GAO: States' evaluations of Medicaid demonstrations have 'significant limitations'

States' evaluations of Medicaid demonstrations often included gaps in information necessary to fully determine efficiency and effectiveness, according to a new report from the U.S. Government Accountability Office.

HHS may approve demonstrations, per Section 1115 of the Social Security Act, to allow states to test approaches to their Medicaid programs. The purpose of these demonstrations is to study and evaluate state-specific initiatives to determine ways of better serving Medicaid beneficiaries.

But the GAO said it found states and the federal government cannot conclusively say whether these demonstrations save money or improve care because of lack of complete and timely evaluation information.

The agency examined evaluations from eight states with high demonstration spending as well as ongoing federal evaluations and interviews with state and federal Medicaid officials.

According to the GAO, states' evaluations of Medicaid demonstrations often had "significant limitations" such as missing evaluation results information. For instance, the agency said Arizona's demonstration, which involved a managed care model to deliver long-term services and support, did not have information on crucial measures that would help determine whether the demonstration improved access and quality of care.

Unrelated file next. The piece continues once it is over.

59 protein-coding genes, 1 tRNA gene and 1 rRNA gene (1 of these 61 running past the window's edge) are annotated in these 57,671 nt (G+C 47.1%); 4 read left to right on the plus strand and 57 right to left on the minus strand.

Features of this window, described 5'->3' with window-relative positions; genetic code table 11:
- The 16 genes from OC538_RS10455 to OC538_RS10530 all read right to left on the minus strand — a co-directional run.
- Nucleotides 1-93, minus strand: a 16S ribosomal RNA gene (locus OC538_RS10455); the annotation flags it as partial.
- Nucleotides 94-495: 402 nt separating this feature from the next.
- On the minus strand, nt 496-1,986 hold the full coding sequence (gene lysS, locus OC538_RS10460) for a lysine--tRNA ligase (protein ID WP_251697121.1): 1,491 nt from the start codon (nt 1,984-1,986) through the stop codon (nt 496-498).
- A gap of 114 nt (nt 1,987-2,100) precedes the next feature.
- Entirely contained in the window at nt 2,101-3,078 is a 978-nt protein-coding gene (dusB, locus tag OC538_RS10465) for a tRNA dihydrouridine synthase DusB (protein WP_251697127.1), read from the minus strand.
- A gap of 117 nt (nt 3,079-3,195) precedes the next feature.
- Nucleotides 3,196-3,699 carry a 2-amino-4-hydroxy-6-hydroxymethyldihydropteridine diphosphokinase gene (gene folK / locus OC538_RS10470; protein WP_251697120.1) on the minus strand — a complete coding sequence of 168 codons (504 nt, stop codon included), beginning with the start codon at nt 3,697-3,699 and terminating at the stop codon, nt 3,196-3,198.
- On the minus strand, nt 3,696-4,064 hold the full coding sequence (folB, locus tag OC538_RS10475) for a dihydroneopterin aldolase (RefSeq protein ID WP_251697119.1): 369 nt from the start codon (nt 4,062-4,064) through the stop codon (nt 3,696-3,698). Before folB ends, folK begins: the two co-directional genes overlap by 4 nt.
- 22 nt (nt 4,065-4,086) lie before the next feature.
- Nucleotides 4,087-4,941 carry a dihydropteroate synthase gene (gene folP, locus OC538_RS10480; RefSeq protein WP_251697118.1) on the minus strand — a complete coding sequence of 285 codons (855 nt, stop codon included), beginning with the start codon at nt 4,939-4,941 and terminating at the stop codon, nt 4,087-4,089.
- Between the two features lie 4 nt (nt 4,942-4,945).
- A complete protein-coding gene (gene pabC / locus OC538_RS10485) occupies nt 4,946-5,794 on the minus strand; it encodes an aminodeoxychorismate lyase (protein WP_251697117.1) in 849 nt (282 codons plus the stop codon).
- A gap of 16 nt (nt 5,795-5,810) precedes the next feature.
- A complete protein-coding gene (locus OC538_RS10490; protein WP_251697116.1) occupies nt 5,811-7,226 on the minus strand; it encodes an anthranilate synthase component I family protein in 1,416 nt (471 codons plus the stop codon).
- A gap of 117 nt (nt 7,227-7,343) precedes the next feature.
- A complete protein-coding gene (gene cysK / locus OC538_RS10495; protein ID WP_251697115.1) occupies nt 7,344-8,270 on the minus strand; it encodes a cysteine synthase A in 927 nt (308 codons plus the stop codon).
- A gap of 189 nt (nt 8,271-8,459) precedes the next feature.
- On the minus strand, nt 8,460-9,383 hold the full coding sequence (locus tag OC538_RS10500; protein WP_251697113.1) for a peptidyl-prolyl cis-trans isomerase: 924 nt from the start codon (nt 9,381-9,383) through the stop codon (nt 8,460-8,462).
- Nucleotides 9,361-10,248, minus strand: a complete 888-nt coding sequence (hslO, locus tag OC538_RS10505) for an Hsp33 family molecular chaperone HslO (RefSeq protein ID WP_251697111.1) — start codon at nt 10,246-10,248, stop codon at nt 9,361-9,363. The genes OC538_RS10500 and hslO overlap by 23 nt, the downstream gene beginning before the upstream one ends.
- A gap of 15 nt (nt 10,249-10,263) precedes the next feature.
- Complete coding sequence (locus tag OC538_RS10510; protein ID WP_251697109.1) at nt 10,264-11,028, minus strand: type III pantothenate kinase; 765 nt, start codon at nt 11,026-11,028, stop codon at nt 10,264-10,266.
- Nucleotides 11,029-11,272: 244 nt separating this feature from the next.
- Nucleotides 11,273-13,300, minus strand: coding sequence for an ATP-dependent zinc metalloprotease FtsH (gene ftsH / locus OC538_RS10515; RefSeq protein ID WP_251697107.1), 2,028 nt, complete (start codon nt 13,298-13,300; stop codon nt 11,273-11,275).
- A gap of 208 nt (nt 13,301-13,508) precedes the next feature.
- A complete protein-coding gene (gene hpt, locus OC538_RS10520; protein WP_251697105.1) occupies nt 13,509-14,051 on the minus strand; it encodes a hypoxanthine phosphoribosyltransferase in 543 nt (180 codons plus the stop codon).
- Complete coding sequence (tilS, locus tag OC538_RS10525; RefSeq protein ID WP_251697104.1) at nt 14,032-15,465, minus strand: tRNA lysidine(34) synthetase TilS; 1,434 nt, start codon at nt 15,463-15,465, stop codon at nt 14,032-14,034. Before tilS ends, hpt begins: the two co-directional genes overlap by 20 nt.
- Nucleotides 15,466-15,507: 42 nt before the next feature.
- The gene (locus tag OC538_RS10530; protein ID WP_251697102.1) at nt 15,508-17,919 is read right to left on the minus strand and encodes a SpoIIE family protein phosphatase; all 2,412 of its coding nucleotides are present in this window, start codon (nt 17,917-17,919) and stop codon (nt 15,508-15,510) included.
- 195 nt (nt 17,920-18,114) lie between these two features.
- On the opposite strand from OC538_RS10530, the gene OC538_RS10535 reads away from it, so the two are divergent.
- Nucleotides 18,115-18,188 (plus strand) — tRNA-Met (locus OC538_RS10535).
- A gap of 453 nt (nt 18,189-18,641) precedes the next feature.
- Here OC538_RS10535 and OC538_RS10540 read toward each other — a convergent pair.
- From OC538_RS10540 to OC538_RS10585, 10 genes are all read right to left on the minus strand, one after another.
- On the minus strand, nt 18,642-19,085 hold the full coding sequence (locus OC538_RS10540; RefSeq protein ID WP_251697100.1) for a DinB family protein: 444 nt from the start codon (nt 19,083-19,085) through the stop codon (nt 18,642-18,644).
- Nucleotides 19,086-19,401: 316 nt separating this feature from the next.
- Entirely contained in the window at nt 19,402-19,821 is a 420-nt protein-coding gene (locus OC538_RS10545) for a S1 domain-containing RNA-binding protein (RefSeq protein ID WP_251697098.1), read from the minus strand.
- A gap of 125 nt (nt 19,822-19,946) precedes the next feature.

Officials partially attributed the significant limitations to the fact CMS required final evaluations after the demonstrations expired instead of when each three- to five-year demonstration cycle ended. The GAO notes CMS said late last year said it plans to require reports when the demonstration cycles end, but written procedures for implementing those rules have not been created. The GAO said criteria also has not been created regarding when CMS would allow limited evaluations from states for particular initiatives, as planned.

In addition to states, the GAO also found limitations in evaluations from the federal government. The agency said this was because of data challenges, such as delays obtaining state data.

Ultimately, the GAO recommended CMS "establish written procedures for requiring final evaluation reports at the end of each demonstration cycle, issue criteria for when it will allow limited evaluations of demonstrations, and establish a policy for publicly releasing findings from federal evaluations of demonstrations." The agency said HHS agreed with its recommendations.


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